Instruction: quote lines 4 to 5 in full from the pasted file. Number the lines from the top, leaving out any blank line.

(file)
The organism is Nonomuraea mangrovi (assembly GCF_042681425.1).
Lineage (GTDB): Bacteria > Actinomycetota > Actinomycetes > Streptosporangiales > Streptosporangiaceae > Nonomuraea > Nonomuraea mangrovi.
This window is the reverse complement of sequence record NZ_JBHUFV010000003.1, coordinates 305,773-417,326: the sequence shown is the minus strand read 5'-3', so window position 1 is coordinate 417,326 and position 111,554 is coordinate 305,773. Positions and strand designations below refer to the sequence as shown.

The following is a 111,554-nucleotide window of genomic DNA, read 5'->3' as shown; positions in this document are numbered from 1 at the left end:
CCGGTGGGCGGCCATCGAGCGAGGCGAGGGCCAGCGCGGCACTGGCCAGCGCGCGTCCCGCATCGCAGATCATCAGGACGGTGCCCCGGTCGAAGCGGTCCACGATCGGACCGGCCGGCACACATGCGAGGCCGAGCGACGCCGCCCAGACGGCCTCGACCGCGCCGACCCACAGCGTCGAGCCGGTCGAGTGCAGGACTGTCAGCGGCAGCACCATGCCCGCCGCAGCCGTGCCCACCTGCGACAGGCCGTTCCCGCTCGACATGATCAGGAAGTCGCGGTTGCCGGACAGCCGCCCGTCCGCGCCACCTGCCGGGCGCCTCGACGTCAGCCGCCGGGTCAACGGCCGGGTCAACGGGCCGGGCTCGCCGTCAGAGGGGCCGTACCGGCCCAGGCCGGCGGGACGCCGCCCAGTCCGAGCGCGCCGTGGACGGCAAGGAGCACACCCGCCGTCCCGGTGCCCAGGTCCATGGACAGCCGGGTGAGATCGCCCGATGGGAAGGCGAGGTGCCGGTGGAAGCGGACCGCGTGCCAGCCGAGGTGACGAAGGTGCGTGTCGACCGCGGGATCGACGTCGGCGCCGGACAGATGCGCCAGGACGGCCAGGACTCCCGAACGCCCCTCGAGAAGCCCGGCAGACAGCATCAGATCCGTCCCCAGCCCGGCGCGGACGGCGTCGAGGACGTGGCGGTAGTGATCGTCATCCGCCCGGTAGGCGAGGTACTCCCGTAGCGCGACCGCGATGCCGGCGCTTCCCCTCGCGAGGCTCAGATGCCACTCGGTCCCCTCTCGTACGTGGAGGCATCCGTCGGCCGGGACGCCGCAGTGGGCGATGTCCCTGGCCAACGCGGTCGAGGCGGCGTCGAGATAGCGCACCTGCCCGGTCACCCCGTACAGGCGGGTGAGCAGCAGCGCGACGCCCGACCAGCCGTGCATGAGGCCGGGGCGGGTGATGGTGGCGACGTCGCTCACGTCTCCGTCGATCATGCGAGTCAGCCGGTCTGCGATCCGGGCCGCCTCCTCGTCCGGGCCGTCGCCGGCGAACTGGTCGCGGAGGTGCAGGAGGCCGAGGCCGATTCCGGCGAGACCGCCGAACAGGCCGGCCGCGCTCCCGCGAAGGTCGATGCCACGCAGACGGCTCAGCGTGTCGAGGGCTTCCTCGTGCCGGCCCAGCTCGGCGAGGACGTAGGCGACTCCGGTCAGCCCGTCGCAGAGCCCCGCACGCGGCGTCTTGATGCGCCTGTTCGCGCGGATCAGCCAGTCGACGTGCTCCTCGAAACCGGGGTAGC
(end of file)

The following is a 111,554-nucleotide window of genomic DNA, read 5'->3' as shown; positions in this document are numbered from 1 at the left end:
CCGGTGGGCGGCCATCGAGCGAGGCGAGGGCCAGCGCGGCACTGGCCAGCGCGCGTCCCGCATCGCAGATCATCAGGACGGTGCCCCGGTCGAAGCGGTCCACGATCGGACCGGCCGGCACACATGCGAGGCCGAGCGACGCCGCCCAGACGGCCTCGACCGCGCCGACCCACAGCGTCGAGCCGGTCGAGTGCAGGACTGTCAGCGGCAGCACCATGCCCGCCGCAGCCGTGCCCACCTGCGACAGGCCGTTCCCGCTCGACATGATCAGGAAGTCGCGGTTGCCGGACAGCCGCCCGTCCGCGCCACCTGCCGGGCGCCTCGACGTCAGCCGCCGGGTCAACGGCCGGGTCAACGGGCCGGGCTCGCCGTCAGAGGGGCCGTACCGGCCCAGGCCGGCGGGACGCCGCCCAGTCCGAGCGCGCCGTGGACGGCAAGGAGCACACCCGCCGTCCCGGTGCCCAGGTCCATGGACAGCCGGGTGAGATCGCCCGATGGGAAGGCGAGGTGCCGGTGGAAGCGGACCGCGTGCCAGCCGAGGTGACGAAGGTGCGTGTCGACCGCGGGATCGACGTCGGCGCCGGACAGATGCGCCAGGACGGCCAGGACTCCCGAACGCCCCTCGAGAAGCCCGGCAGACAGCATCAGATCCGTCCCCAGCCCGGCGCGGACGGCGTCGAGGACGTGGCGGTAGTGATCGTCATCCGCCCGGTAGGCGAGGTACTCCCGTAGCGCGACCGCGATGCCGGCGCTTCCCCTCGCGAGGCTCAGATGCCACTCGGTCCCCTCTCGTACGTGGAGGCATCCGTCGGCCGGGACGCCGCAGTGGGCGATGTCCCTGGCCAACGCGGTCGAGGCGGCGTCGAGATAGCGCACCTGCCCGGTCACCCCGTACAGGCGGGTGAGCAGCAGCGCGACGCCCGACCAGCCGTGCATGAGGCCGGGGCGGGTGATGGTGGCGACGTCGCTCACGTCTCCGTCGATCATGCGAGTCAGCCGGTCTGCGATCCGGGCCGCCTCCTCGTCCGGGCCGTCGCCGGCGAACTGGTCGCGGAGGTGCAGGAGGCCGAGGCCGATTCCGGCGAGACCGCCGAACAGGCCGGCCGCGCTCCCGCGAAGGTCGATGCCACGCAGACGGCTCAGCGTGTCGAGGGCTTCCTCGTGCCGGCCCAGCTCGGCGAGGACGTAGGCGACTCCGGTCAGCCCGTCGCAGAGCCCCGCACGCGGCGTCTTGATGCGCCTGTTCGCGCGGATCAGCCAGTCGACGTGCTCCTCGAAACCGGGGTAGC